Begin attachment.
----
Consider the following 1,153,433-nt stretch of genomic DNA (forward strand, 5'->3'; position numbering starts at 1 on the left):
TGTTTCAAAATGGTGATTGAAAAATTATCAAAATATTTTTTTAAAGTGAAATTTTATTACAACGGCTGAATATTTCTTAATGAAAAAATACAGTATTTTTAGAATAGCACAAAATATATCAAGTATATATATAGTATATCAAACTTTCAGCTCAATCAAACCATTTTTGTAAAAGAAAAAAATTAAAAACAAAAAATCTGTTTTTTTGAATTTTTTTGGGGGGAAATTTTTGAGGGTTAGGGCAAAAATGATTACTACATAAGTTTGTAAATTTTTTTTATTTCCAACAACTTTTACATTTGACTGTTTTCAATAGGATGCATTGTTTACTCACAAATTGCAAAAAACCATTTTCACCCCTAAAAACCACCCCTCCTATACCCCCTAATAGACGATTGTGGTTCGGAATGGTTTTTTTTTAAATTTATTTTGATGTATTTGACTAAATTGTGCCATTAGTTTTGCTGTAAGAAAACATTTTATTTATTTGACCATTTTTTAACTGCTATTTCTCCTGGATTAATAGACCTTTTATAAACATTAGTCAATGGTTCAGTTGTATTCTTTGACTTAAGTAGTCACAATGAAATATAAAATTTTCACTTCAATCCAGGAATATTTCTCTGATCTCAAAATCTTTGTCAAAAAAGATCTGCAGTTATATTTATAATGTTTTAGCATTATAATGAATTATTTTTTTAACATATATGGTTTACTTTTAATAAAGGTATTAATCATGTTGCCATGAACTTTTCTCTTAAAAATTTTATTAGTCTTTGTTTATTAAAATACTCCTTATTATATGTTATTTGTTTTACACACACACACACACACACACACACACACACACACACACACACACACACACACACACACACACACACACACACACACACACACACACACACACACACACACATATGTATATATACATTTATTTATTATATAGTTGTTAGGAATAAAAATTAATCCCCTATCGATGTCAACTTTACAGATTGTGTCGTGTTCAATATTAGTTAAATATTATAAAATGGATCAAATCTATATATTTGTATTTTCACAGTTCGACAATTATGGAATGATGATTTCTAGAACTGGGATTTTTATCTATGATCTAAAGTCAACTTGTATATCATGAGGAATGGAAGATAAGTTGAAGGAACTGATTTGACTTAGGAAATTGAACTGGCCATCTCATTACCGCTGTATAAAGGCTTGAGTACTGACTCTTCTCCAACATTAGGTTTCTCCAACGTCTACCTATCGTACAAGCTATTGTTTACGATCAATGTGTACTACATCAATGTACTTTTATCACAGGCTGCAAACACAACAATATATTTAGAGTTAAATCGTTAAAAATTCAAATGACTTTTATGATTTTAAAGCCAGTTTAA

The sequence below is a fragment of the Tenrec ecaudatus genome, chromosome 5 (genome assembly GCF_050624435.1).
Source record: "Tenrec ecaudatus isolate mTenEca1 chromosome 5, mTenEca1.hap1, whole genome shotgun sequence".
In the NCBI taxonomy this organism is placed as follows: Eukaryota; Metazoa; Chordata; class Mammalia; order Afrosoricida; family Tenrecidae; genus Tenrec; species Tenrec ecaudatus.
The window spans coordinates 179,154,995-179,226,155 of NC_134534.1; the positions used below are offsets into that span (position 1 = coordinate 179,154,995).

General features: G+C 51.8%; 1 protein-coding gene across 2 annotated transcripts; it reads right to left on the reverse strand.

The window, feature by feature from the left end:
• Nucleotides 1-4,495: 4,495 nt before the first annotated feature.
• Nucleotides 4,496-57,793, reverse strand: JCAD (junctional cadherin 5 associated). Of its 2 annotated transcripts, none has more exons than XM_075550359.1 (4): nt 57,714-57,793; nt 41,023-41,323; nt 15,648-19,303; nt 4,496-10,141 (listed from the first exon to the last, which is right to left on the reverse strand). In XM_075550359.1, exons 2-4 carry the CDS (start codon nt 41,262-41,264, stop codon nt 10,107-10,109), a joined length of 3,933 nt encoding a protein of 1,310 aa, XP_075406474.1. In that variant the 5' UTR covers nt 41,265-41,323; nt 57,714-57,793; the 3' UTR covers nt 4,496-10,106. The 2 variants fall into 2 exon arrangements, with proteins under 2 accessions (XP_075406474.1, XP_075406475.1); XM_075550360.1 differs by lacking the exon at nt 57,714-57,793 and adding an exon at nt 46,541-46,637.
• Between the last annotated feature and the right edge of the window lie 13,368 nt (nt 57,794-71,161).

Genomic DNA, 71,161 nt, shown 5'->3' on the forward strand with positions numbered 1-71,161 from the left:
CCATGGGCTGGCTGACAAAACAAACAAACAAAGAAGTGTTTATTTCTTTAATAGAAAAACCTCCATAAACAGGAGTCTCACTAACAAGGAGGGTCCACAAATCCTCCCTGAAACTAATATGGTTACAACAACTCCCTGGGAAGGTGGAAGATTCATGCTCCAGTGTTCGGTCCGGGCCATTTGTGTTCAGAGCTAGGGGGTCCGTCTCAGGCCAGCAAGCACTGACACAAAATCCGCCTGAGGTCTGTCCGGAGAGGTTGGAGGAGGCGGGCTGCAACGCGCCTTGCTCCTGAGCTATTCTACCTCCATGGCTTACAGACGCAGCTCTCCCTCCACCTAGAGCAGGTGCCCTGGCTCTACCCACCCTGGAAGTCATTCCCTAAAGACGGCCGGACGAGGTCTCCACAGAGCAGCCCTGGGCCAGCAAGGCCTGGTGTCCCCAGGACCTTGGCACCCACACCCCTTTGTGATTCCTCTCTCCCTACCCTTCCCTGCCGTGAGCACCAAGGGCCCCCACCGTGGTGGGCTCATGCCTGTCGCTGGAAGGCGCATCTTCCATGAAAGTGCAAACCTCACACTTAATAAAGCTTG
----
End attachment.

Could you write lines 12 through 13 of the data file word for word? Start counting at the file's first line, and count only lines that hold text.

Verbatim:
Genomic DNA, 71,161 nt, shown 5'->3' on the forward strand with positions numbered 1-71,161 from the left:
CCATGGGCTGGCTGACAAAACAAACAAACAAAGAAGTGTTTATTTCTTTAATAGAAAAACCTCCATAAACAGGAGTCTCACTAACAAGGAGGGTCCACAAATCCTCCCTGAAACTAATATGGTTACAACAACTCCCTGGGAAGGTGGAAGATTCATGCTCCAGTGTTCGGTCCGGGCCATTTGTGTTCAGAGCTAGGGGGTCCGTCTCAGGCCAGCAAGCACTGACACAAAATCCGCCTGAGGTCTGTCCGGAGAGGTTGGAGGAGGCGGGCTGCAACGCGCCTTGCTCCTGAGCTATTCTACCTCCATGGCTTACAGACGCAGCTCTCCCTCCACCTAGAGCAGGTGCCCTGGCTCTACCCACCCTGGAAGTCATTCCCTAAAGACGGCCGGACGAGGTCTCCACAGAGCAGCCCTGGGCCAGCAAGGCCTGGTGTCCCCAGGACCTTGGCACCCACACCCCTTTGTGATTCCTCTCTCCCTACCCTTCCCTGCCGTGAGCACCAAGGGCCCCCACCGTGGTGGGCTCATGCCTGTCGCTGGAAGGCGCATCTTCCATGAAAGTGCAAACCTCACACTTAATAAAGCTTG